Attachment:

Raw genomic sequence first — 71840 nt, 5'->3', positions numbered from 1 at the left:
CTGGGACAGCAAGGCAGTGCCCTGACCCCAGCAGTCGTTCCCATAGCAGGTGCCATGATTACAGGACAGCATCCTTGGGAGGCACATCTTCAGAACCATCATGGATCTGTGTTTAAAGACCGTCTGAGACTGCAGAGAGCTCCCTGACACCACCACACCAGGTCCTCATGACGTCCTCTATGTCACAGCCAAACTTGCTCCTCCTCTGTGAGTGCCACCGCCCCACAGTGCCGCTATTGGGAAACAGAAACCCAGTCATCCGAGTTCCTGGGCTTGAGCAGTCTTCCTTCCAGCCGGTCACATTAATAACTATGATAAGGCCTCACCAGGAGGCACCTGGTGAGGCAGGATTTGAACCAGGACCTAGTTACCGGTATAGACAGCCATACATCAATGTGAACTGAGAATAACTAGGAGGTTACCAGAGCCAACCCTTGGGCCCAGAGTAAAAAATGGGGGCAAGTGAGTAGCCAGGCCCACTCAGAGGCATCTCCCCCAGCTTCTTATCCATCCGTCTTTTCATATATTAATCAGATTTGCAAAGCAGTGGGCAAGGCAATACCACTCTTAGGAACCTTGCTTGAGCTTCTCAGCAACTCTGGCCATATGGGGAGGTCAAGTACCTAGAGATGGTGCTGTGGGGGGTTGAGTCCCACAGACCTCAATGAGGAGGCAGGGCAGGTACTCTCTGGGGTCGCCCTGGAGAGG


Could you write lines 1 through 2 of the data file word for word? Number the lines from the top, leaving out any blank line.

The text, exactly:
Raw genomic sequence first — 71840 nt, 5'->3', positions numbered from 1 at the left:
CTGGGACAGCAAGGCAGTGCCCTGACCCCAGCAGTCGTTCCCATAGCAGGTGCCATGATTACAGGACAGCATCCTTGGGAGGCACATCTTCAGAACCATCATGGATCTGTGTTTAAAGACCGTCTGAGACTGCAGAGAGCTCCCTGACACCACCACACCAGGTCCTCATGACGTCCTCTATGTCACAGCCAAACTTGCTCCTCCTCTGTGAGTGCCACCGCCCCACAGTGCCGCTATTGGGAAACAGAAACCCAGTCATCCGAGTTCCTGGGCTTGAGCAGTCTTCCTTCCAGCCGGTCACATTAATAACTATGATAAGGCCTCACCAGGAGGCACCTGGTGAGGCAGGATTTGAACCAGGACCTAGTTACCGGTATAGACAGCCATACATCAATGTGAACTGAGAATAACTAGGAGGTTACCAGAGCCAACCCTTGGGCCCAGAGTAAAAAATGGGGGCAAGTGAGTAGCCAGGCCCACTCAGAGGCATCTCCCCCAGCTTCTTATCCATCCGTCTTTTCATATATTAATCAGATTTGCAAAGCAGTGGGCAAGGCAATACCACTCTTAGGAACCTTGCTTGAGCTTCTCAGCAACTCTGGCCATATGGGGAGGTCAAGTACCTAGAGATGGTGCTGTGGGGGGTTGAGTCCCACAGACCTCAATGAGGAGGCAGGGCAGGTACTCTCTGGGGTCGCCCTGGAGAGG